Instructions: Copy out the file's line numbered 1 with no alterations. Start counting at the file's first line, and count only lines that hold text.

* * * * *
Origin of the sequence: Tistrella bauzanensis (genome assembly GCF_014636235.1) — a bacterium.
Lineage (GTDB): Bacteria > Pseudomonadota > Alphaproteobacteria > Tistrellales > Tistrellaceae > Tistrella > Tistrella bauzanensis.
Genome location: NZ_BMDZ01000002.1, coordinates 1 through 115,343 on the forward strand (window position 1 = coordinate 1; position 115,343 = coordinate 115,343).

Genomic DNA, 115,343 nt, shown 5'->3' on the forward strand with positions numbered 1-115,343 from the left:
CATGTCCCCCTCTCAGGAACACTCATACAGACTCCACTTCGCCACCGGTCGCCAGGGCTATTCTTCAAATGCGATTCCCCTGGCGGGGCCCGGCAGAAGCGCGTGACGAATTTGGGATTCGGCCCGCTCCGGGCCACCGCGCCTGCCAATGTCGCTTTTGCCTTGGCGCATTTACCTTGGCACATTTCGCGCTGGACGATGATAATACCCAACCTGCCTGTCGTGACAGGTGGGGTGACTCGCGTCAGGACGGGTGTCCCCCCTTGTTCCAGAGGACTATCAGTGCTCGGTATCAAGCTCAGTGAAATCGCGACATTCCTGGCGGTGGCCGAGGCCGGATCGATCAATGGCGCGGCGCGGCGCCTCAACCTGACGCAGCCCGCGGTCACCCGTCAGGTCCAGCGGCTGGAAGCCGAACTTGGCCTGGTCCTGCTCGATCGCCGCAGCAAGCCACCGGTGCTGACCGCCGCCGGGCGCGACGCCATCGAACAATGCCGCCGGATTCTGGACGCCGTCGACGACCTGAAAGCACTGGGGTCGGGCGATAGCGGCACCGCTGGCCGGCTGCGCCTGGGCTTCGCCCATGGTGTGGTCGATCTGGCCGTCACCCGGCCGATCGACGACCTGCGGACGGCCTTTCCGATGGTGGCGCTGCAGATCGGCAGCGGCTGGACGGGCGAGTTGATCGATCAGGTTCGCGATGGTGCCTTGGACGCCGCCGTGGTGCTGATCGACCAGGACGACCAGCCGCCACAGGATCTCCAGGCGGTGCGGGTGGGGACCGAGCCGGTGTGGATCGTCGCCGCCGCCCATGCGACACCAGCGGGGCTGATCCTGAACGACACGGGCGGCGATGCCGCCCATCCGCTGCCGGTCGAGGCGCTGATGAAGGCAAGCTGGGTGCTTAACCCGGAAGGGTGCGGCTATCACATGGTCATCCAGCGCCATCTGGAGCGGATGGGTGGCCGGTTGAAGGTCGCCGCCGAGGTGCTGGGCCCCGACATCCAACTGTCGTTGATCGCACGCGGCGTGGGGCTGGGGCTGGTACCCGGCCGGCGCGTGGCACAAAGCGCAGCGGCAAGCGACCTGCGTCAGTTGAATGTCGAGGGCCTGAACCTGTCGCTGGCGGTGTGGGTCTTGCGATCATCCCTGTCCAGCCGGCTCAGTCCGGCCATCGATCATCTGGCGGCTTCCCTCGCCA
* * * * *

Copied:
Origin of the sequence: Tistrella bauzanensis (genome assembly GCF_014636235.1) — a bacterium.